This post still brings another instalment of the role of government in society. I’ve contended as a central argument that a government needs to follow the money. When a government follows the money, the government can see where the money does not seem to be flowing and address poverty.
Living in an increasingly globalised world, money flows in rather challenging patterns. Money flows when individuals or groups of individuals make a choice to invest somewhere. In searching for stable investments, many people have turned to investing in tracks of land. Major US universities have entered into a relationship with developing African land with the explicit intention of improving agricultural productivity.
The main issue at hand is land rights. Many times these agricultural lands support livelihoods of subsistence farmers. Additionally, land gets tied to natural resource management and exploitation. The government negotiates a deal to assign value to the land and create a contract. Some of these “contracts” fall far below any reasonable person standard of land wealth. Vidal and Provost outline one such deal in Sudan where “the 49-year lease of 400,000 hectares of central Equatoria for around $25,000 (£15,000) allows the company to exploit all natural resources including oil and timber.” Clearly, land should be worth more than $0.06/hectare. When you follow the money, you discover absurdity.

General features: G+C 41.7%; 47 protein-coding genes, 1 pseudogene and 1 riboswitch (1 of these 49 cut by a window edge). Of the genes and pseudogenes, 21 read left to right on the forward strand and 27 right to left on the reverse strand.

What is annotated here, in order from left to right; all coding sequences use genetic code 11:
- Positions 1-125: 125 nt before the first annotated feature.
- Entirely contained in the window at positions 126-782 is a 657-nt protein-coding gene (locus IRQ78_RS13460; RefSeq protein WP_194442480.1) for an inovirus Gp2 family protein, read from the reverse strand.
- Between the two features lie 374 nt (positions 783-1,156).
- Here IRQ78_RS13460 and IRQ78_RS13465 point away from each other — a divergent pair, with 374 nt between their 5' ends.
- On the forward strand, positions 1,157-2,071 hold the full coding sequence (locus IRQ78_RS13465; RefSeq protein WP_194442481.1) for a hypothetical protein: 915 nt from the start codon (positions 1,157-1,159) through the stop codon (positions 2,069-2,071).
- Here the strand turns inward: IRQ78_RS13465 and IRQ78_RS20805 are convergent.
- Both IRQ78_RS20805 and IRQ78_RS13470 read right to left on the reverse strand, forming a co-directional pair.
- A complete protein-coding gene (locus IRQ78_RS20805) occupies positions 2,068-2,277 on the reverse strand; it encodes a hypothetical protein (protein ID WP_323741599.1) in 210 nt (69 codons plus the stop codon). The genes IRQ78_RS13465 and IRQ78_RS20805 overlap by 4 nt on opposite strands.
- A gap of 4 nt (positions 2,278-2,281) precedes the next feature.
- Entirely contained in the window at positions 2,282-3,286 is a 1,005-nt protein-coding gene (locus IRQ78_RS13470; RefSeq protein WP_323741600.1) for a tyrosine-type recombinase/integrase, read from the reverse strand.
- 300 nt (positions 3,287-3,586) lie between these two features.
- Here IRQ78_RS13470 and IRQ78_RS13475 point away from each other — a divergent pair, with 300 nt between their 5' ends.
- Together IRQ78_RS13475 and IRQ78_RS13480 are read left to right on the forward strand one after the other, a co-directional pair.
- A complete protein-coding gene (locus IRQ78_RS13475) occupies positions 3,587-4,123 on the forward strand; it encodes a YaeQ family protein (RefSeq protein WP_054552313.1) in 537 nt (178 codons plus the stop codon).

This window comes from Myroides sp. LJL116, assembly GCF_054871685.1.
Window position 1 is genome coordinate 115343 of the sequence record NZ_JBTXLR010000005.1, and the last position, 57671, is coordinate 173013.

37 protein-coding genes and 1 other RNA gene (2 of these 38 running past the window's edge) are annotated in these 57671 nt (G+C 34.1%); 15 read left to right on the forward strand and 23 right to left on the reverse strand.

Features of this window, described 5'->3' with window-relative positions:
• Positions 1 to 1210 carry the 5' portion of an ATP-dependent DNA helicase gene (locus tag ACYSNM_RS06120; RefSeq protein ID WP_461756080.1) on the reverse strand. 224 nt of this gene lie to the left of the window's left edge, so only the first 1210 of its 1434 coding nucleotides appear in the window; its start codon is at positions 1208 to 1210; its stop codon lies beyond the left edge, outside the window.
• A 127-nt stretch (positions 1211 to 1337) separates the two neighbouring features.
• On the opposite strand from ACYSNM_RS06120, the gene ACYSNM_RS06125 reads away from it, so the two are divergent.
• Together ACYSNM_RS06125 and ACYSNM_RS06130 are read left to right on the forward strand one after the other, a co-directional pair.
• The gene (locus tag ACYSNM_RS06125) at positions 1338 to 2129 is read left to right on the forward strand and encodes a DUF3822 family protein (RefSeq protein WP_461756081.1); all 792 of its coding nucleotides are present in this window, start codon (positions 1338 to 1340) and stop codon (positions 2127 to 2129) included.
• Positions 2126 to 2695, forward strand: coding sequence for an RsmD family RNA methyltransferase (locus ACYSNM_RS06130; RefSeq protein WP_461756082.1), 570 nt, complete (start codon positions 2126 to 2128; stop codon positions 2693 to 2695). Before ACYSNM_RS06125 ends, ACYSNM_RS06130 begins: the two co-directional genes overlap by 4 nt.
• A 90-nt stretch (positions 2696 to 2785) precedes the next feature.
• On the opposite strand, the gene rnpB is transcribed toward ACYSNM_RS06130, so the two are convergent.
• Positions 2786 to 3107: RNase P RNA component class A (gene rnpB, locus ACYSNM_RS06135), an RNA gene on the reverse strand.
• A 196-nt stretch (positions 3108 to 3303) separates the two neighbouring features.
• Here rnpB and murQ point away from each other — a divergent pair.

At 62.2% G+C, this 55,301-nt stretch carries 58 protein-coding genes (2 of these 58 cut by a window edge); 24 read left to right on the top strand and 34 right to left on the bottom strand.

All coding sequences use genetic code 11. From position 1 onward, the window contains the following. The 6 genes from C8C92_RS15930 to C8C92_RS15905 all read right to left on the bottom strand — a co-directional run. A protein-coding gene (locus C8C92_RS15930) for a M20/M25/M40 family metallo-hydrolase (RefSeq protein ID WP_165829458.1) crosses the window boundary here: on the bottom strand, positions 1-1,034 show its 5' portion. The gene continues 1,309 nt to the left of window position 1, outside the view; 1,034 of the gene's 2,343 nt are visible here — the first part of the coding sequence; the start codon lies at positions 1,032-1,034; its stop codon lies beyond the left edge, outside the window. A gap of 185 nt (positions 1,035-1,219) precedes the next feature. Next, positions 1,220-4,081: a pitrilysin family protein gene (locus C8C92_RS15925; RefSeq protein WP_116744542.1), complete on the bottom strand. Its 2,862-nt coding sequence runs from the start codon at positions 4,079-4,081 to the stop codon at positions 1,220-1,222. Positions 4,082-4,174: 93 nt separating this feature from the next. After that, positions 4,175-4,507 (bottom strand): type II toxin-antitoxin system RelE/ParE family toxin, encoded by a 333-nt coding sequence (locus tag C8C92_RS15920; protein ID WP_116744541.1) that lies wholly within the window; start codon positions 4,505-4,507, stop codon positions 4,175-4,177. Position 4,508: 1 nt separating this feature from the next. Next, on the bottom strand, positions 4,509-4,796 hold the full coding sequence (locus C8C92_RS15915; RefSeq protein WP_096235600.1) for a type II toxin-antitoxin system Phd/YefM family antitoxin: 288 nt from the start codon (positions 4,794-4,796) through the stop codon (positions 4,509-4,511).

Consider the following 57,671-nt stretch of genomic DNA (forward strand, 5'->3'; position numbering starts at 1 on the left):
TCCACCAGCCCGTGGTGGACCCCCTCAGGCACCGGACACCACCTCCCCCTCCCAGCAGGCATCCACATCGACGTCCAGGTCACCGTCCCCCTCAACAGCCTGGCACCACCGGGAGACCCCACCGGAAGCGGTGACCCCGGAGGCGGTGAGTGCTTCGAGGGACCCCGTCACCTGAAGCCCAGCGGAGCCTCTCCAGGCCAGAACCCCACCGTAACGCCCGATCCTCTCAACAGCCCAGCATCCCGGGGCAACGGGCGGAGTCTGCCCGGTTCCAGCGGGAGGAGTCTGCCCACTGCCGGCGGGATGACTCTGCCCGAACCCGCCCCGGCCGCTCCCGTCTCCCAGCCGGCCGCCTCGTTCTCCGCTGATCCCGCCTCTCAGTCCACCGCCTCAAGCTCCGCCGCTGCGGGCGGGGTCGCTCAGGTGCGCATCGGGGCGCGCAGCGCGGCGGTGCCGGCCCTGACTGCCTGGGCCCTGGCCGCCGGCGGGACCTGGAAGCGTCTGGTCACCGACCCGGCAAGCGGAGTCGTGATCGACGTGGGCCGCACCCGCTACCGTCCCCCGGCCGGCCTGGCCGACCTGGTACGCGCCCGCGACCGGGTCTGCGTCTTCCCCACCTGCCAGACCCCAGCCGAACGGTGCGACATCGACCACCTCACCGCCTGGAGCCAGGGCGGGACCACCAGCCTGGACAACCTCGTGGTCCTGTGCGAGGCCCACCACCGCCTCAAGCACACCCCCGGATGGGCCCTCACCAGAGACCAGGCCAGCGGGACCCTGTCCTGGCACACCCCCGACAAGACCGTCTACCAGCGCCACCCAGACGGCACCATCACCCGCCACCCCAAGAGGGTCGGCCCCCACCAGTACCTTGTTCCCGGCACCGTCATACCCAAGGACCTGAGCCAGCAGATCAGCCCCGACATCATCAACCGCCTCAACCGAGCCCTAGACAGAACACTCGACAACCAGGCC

And these absurdities matter because the government who leases the land loses sovereignty. In economics terms, they lose the ability to capture the rents of their resource endowment. On Monday, I’ll post an accessible review of Paul Collier’s “The Plundered Planet” which provides a more detailed discussion about following the money around concerns of natural resources.